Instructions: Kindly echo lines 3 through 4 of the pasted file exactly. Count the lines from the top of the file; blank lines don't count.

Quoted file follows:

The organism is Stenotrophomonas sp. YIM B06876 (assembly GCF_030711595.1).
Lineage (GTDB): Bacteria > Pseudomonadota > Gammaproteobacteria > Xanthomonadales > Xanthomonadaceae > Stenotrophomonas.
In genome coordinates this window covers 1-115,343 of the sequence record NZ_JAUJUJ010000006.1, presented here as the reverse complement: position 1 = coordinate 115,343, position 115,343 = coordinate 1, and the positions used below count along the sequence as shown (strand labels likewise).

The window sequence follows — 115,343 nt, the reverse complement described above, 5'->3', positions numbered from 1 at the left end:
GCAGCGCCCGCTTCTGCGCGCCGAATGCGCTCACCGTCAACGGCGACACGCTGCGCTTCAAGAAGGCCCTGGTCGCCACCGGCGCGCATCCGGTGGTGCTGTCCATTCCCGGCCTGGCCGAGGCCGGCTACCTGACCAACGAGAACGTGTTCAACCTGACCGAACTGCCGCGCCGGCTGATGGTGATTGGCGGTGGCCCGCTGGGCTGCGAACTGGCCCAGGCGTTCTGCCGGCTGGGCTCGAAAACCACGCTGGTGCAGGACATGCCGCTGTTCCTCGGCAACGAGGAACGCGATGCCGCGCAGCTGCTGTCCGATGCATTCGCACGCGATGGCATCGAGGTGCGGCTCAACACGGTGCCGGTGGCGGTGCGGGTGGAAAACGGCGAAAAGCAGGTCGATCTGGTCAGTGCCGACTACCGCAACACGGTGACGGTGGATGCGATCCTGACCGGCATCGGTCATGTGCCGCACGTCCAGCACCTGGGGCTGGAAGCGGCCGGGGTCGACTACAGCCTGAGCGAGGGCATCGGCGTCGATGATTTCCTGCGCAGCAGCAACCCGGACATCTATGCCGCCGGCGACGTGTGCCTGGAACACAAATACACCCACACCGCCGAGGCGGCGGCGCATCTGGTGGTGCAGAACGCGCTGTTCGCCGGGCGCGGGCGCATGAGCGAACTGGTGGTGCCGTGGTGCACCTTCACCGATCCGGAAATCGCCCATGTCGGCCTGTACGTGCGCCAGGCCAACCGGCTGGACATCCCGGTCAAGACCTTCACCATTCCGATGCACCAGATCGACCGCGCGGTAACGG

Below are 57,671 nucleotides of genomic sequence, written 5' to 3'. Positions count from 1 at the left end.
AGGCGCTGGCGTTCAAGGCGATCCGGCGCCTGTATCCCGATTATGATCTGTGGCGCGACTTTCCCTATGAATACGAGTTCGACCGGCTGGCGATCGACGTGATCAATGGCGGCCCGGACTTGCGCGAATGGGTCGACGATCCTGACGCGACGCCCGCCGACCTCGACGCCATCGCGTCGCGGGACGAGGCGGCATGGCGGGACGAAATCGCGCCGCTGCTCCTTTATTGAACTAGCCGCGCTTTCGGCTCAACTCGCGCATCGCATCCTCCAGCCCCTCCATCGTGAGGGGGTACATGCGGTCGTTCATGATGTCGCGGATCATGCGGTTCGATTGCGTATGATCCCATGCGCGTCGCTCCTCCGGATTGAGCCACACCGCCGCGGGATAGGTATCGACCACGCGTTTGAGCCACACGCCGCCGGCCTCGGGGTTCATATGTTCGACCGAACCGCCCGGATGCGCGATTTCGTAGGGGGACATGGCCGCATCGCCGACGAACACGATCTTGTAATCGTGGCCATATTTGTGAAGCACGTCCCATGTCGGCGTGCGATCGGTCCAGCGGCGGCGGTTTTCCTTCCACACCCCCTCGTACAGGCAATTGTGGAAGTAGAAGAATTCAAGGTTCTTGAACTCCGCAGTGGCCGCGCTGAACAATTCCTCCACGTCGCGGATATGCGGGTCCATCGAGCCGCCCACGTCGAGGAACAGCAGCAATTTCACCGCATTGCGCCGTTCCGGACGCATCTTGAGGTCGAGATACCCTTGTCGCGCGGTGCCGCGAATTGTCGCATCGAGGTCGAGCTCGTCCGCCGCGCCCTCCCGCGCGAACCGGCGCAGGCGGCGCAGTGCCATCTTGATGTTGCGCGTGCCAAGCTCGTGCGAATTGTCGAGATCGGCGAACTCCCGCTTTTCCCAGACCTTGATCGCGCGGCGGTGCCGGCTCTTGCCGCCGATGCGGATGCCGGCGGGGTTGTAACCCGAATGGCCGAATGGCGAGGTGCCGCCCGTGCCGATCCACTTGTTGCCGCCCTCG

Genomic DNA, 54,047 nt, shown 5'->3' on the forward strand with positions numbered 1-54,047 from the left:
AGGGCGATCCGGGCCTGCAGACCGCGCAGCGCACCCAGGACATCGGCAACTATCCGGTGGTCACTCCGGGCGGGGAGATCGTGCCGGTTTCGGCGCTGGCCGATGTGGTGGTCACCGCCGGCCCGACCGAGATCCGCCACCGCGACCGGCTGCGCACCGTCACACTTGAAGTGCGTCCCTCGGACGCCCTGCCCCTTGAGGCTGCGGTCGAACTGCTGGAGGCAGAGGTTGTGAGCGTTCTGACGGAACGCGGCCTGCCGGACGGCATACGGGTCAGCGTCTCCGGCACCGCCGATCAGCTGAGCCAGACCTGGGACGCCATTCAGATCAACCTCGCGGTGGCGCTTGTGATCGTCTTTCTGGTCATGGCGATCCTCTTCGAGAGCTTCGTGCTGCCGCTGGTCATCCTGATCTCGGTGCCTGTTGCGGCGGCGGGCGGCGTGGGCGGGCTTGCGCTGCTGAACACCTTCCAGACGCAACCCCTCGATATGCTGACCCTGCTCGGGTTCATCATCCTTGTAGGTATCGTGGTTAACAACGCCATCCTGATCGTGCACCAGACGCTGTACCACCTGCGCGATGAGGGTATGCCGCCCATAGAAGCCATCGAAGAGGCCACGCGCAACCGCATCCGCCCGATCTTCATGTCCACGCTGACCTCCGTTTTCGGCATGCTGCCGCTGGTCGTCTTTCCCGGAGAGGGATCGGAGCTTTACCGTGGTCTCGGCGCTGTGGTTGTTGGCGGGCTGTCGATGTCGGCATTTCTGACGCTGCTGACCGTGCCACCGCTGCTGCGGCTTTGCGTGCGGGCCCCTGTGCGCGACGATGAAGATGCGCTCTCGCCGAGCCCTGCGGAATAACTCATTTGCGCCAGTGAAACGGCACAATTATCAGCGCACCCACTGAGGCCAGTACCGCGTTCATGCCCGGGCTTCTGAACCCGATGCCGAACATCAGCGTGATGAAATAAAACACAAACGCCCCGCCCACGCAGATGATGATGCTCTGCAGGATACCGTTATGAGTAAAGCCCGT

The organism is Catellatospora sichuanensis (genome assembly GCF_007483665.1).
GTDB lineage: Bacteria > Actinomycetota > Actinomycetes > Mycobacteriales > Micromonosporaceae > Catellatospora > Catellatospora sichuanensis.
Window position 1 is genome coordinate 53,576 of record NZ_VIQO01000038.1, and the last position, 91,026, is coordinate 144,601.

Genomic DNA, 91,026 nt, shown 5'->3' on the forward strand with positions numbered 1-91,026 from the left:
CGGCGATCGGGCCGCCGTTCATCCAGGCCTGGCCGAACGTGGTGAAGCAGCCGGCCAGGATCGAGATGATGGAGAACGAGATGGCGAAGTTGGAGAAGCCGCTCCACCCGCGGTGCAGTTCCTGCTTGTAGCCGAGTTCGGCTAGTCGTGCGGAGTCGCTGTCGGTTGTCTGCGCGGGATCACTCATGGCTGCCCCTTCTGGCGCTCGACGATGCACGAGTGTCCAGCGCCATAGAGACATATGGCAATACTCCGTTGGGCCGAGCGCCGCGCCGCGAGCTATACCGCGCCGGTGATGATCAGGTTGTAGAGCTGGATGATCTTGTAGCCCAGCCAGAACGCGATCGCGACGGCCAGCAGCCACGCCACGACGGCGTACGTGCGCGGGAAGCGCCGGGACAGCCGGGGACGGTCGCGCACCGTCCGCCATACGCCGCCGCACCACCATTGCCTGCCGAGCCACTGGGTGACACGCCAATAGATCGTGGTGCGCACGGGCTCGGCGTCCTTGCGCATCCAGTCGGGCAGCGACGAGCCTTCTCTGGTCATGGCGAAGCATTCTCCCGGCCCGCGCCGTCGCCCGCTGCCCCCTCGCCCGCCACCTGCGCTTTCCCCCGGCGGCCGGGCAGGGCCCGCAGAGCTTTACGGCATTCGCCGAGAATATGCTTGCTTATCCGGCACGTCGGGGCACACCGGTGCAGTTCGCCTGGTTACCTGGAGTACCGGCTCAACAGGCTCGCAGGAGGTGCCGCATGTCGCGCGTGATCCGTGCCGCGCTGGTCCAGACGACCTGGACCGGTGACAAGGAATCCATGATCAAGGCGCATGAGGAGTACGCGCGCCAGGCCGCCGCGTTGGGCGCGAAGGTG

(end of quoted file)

In genome coordinates this window covers 1-115,343 of the sequence record NZ_JAUJUJ010000006.1, presented here as the reverse complement: position 1 = coordinate 115,343, position 115,343 = coordinate 1, and the positions used below count along the sequence as shown (strand labels likewise).

The window sequence follows — 115,343 nt, the reverse complement described above, 5'->3', positions numbered from 1 at the left end: